The time will vary greatly depending on the type of project and the verification techniques employed. In general, the idea of scope verification is to compare the requirements to the product.
I can give you an industry specific example. In software development, scope verification is usually coupled with quality assurance and testing. So there is unit testing by the developer, system testing by the test team, and depending on the requirements, there may also be load and stress testing. As a rule of thumb for software development projects, I look at coding as being as little as 5% of the project if there is good planning, requirements, and design. In reality it may approach 20-25%. If a full testing regimine is required, that may be another 20% of the overall project time. Project management is around another 10% of the total.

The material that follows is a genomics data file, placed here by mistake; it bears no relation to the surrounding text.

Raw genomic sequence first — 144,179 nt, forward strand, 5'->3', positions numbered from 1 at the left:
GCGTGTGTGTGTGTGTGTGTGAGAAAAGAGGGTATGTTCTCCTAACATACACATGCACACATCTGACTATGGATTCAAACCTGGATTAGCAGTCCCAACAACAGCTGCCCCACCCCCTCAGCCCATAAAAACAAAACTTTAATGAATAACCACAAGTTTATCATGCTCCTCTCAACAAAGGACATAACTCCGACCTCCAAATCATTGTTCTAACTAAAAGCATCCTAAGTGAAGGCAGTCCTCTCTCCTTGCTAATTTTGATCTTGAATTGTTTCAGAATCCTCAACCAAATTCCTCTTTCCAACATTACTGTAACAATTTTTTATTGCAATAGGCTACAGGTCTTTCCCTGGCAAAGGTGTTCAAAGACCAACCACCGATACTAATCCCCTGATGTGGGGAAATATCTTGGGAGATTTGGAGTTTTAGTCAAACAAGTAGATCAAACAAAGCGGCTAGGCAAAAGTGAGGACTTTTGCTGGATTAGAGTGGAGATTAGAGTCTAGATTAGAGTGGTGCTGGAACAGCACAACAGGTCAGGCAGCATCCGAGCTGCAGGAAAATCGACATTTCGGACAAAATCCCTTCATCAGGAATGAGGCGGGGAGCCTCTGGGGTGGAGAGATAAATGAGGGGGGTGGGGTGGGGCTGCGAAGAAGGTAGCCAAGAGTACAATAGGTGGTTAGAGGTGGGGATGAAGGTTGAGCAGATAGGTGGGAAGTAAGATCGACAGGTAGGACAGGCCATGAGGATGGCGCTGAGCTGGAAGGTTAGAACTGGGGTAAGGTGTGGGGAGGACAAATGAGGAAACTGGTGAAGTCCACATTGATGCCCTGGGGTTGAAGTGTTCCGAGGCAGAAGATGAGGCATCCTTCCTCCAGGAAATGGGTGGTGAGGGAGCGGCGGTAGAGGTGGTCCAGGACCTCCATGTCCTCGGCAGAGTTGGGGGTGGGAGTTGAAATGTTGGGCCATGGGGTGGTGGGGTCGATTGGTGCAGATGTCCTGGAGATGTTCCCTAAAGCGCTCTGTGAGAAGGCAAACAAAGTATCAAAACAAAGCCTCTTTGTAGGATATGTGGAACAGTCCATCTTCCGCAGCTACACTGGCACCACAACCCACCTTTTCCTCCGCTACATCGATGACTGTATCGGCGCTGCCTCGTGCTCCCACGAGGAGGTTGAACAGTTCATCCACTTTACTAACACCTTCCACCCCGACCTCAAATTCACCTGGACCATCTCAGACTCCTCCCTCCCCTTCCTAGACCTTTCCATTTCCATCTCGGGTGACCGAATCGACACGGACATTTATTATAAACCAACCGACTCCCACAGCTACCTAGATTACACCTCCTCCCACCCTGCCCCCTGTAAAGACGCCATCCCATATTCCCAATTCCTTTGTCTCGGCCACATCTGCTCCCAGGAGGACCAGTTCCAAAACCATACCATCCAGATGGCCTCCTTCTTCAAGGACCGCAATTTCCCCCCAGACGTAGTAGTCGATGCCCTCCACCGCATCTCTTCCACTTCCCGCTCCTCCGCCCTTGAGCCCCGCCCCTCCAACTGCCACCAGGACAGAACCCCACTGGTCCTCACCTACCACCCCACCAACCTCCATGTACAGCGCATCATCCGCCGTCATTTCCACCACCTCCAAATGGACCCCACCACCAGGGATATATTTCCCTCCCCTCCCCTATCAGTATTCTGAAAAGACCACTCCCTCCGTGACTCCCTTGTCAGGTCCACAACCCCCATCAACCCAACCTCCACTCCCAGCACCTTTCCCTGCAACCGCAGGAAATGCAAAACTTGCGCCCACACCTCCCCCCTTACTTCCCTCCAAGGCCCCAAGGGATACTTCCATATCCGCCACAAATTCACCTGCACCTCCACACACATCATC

In construction (let's look at a typical residence), the scope verification is usually performed at move in time. There are quality checks along the way, then a series of final inspections and punch lists.